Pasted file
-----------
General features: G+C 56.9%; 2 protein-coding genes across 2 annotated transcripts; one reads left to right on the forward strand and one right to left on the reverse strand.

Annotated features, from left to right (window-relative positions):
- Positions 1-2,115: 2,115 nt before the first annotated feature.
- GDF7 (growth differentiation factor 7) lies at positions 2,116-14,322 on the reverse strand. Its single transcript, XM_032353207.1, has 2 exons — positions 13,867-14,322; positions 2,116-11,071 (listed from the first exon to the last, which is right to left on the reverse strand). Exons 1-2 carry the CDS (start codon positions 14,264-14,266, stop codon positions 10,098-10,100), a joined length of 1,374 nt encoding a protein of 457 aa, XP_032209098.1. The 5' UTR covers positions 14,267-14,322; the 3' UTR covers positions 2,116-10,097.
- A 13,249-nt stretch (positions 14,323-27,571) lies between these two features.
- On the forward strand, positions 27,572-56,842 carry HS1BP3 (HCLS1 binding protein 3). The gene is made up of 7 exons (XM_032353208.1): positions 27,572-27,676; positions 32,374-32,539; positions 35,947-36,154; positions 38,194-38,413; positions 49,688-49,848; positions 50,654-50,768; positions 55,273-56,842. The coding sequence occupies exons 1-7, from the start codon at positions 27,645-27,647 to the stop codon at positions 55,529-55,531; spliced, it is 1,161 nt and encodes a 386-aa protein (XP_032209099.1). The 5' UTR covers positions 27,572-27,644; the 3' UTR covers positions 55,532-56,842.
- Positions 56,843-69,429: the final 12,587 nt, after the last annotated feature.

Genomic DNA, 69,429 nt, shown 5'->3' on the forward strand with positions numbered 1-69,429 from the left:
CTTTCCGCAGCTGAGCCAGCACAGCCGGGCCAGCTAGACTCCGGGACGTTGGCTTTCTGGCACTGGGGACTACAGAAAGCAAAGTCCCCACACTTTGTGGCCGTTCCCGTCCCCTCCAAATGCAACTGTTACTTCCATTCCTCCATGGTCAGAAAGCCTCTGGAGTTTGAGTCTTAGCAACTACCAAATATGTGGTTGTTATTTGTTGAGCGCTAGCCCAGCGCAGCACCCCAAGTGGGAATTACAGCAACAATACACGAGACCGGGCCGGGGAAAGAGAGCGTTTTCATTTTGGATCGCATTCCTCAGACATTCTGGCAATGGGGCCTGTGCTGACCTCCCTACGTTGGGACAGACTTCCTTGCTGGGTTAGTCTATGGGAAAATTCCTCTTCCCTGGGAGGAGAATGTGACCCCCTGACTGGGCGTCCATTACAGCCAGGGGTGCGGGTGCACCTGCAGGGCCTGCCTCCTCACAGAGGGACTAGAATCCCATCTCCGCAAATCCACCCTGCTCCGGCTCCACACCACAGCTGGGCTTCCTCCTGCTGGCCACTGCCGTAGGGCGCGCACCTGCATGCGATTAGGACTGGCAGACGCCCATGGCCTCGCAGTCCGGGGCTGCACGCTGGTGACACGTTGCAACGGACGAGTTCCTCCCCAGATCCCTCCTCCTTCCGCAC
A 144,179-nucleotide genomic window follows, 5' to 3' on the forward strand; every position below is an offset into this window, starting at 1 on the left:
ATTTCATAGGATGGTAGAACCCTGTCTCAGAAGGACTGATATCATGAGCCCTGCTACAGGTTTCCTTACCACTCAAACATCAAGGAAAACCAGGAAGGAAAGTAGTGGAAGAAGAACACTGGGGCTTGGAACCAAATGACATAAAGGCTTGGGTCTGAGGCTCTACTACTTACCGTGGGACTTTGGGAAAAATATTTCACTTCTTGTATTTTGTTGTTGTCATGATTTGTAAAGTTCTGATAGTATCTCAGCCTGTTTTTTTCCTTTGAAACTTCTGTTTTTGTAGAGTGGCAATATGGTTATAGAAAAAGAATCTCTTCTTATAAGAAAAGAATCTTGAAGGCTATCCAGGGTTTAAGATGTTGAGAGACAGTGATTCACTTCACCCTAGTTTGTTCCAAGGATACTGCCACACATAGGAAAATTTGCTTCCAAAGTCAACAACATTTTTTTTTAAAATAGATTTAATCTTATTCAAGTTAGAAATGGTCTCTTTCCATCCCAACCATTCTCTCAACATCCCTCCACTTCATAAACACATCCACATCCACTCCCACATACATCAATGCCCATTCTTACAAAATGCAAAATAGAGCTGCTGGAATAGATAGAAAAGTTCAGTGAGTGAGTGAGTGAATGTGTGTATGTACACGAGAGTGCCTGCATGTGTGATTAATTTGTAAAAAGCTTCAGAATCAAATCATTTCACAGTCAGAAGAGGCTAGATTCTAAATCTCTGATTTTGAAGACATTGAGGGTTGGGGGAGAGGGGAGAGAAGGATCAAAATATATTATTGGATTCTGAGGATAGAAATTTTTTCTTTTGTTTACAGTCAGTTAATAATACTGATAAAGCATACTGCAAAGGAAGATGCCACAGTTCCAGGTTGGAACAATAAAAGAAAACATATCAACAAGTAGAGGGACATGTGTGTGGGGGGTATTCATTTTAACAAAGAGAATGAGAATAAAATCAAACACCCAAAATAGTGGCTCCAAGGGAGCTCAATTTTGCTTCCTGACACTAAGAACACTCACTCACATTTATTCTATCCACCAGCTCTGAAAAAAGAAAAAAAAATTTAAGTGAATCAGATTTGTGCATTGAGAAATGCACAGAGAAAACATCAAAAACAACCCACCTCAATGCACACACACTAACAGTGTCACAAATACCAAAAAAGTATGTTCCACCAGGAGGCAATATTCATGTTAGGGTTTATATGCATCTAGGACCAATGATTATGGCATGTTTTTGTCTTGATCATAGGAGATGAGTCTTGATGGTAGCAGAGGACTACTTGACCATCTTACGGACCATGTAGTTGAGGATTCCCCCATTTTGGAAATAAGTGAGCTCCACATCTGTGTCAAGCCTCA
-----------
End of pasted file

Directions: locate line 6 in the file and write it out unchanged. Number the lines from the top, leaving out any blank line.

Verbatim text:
- On the forward strand, positions 27,572-56,842 carry HS1BP3 (HCLS1 binding protein 3). The gene is made up of 7 exons (XM_032353208.1): positions 27,572-27,676; positions 32,374-32,539; positions 35,947-36,154; positions 38,194-38,413; positions 49,688-49,848; positions 50,654-50,768; positions 55,273-56,842. The coding sequence occupies exons 1-7, from the start codon at positions 27,645-27,647 to the stop codon at positions 55,529-55,531; spliced, it is 1,161 nt and encodes a 386-aa protein (XP_032209099.1). The 5' UTR covers positions 27,572-27,644; the 3' UTR covers positions 55,532-56,842.